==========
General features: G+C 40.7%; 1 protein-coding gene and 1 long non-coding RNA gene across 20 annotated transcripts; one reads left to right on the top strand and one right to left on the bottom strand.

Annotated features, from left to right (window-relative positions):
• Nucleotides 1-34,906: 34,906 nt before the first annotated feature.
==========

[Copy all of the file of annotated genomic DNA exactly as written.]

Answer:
General features: G+C 40.7%; 1 protein-coding gene and 1 long non-coding RNA gene across 20 annotated transcripts; one reads left to right on the top strand and one right to left on the bottom strand.

Annotated features, from left to right (window-relative positions):
• Nucleotides 1-34,906: 34,906 nt before the first annotated feature.